Survey for testing airborne full spectrum corrections in Gamman
|Application type||Test flight for investigating airborne corrections|
|Geometry of survey||Airborne (60 - 3000 m above sea level)|
|System applied||Medusa 4L CsI spectrometer|
|Data file 1||Raw data?|
|Data file 2||Gamman GSF file|
|Data file 3||Gamman output (csv's)|
Whenever a detector is operating at a large height, the gamma radiation it measures will be less than the pure radiation emitted by the ground. When the distance between the ground (which is the source of our radiation) and the detector increases, less terrestrial radiation will be received, since an increasing portion will be absorbed by air. Simultaneously, the detector will also collect gamma rays coming from cosmic sources and radioactive radon (222Rn) nuclides in the air. With this data set we take a look at the Airborne correction feature in Gamman. This feature takes the raw data and corrects it for height, cosmics and radon radiation.
Gamman offers two types of airborne corrections. The first is the “classic” method which uses height-dependent absorption models and an effective height based on pressure and temperature.
Another method, which will be used for this analysis, is the Full-spectrum elevation correction. This approach is based on results from Monte Carlo simulations. From these simulations, a collection of standard spectra at heights between 0.5 and 160 meters is created and contained in Gamman. In combination with the air pressure and temperature, a standard spectrum takes into account the absorption of terrestrial radiation in air for each data point with a certain height.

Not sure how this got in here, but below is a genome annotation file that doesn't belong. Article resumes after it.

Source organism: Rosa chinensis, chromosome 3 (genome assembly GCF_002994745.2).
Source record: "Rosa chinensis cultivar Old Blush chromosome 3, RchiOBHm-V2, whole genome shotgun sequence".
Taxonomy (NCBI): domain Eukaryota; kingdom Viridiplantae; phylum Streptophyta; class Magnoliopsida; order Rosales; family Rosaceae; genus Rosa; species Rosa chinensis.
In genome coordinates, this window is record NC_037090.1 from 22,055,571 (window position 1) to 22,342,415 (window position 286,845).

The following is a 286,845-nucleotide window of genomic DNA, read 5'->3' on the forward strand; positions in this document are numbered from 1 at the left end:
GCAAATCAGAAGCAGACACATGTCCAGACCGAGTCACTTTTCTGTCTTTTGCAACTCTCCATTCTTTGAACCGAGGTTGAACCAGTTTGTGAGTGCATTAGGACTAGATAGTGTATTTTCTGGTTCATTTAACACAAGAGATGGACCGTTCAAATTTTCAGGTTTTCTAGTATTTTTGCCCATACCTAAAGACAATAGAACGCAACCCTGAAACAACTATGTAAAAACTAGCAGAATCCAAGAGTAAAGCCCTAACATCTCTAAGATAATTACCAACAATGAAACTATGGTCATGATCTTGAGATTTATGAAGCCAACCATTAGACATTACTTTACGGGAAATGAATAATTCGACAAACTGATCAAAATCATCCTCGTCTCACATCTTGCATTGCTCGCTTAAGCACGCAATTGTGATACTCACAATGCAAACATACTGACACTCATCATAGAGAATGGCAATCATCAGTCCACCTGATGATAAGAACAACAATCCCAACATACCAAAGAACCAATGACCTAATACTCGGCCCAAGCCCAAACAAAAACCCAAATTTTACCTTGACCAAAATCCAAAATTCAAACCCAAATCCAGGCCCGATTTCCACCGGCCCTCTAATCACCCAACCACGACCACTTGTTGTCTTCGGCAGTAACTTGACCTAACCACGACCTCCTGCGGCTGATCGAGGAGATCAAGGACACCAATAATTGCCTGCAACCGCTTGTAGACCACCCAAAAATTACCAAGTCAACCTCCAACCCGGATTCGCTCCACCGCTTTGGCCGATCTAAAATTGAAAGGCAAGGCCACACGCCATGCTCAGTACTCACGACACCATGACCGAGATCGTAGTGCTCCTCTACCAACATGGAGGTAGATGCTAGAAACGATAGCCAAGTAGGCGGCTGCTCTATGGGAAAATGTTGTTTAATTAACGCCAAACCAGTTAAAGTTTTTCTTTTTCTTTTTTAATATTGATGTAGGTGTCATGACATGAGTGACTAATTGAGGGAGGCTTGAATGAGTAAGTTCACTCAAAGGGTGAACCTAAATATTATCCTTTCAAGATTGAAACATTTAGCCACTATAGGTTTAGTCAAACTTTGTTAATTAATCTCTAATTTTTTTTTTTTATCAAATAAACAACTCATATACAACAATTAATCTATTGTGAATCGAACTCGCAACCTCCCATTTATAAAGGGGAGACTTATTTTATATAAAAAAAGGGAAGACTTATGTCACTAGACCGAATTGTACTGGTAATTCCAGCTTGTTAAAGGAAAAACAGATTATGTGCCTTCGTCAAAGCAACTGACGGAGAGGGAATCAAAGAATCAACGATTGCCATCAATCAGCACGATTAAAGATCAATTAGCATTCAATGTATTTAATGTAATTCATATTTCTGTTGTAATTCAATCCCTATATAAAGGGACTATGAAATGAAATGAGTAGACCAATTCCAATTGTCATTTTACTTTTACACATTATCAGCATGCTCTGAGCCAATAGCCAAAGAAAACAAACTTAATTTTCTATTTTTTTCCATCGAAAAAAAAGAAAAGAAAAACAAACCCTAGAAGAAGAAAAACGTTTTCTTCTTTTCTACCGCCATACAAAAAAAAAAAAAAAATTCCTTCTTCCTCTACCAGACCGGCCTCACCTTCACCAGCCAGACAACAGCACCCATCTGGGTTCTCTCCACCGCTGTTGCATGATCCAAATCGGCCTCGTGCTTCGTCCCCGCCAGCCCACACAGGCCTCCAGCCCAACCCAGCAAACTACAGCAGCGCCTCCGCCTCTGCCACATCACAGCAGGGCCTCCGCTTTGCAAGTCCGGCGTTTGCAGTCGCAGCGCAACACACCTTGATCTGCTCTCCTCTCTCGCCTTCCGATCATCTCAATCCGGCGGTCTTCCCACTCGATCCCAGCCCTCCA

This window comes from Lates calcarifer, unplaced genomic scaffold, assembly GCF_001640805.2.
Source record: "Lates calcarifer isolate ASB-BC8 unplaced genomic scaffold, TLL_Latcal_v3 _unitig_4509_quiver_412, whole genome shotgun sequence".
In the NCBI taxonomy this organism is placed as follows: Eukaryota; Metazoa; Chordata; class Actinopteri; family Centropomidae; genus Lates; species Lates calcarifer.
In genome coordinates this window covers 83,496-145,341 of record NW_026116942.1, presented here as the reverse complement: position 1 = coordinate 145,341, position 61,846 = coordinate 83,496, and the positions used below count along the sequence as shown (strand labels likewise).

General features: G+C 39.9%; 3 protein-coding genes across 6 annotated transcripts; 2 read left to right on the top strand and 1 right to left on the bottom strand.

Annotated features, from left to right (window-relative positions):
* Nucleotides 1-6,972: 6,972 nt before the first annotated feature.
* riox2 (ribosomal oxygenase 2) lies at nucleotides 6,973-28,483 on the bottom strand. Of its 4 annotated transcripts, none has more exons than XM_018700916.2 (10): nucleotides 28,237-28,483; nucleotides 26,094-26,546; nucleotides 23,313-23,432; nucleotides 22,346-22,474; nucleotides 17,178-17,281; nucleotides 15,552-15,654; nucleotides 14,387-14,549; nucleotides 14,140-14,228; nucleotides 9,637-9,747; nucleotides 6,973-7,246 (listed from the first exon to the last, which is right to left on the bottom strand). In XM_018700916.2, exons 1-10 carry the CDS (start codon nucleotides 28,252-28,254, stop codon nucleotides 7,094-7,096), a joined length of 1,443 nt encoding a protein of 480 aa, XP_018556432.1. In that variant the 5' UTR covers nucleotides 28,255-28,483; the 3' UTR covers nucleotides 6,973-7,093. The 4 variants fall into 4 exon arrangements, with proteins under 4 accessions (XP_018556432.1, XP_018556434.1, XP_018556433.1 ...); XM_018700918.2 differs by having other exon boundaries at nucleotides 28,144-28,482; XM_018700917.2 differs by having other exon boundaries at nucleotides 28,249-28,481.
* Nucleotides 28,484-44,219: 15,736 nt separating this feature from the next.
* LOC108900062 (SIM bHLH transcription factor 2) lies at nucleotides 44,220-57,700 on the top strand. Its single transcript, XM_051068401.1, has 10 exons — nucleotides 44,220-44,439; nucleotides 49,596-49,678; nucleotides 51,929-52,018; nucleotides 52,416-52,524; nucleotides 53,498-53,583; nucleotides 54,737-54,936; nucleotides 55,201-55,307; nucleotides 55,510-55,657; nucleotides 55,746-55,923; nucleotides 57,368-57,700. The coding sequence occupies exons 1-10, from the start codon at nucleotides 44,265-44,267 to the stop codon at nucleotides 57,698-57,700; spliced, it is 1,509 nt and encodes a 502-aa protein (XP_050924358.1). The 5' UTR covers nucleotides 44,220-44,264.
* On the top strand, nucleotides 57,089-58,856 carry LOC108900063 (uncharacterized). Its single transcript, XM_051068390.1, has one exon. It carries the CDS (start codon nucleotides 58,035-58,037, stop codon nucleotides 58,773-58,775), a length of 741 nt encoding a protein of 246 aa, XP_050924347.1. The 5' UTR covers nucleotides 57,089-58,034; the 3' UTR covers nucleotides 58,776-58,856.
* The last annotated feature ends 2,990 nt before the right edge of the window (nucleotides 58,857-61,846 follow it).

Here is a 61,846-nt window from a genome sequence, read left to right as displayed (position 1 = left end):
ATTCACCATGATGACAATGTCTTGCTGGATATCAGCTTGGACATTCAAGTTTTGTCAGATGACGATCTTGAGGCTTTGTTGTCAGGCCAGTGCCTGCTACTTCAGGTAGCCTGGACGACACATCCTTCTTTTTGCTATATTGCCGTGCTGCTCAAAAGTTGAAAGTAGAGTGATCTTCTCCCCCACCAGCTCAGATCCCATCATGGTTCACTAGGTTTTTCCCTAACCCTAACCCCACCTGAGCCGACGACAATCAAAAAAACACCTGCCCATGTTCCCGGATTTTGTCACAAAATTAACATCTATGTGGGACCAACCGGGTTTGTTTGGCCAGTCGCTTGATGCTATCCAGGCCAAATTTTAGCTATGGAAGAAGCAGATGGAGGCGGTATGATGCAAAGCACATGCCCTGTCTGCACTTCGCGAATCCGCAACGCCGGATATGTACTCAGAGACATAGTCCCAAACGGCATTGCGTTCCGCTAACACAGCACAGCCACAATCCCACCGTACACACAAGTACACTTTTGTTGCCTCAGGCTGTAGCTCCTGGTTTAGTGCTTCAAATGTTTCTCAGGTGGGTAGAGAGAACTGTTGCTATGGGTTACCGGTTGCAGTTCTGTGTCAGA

The survey chosen is a test (airplane-) flight with a Medusa 4 liter CsI spectrometer near Breckenridge, Canada. It is separated into three parts. First, some test flights were done between 60 and 240 meters above the ground. Then, a grid at 280 meter above the ground with line spacings of 200 meter is flown above the Gitineau hills. And lastly, cosmic calibration test flights were conducted at heights of 2400 to 3000 meters above sea level.
We start off with the raw data loaded into Gamman. If we go to data view, we can display some information about the survey. With the available gps data it can be seen how the survey has been conducted. When plotting the longitude against the latitude, we spot a grid (see figure 1.) Combining this with information from the plot of spectrum number against altitude (see figure 2,) we see that this grid has been flown at a, more or less, constant height and that outside the grid, there are some variations in height. These measurements are done to test some features in Gamman; finding cosmic and carrier backgrounds, filtering out any radon presence in air and performing airborne corrections.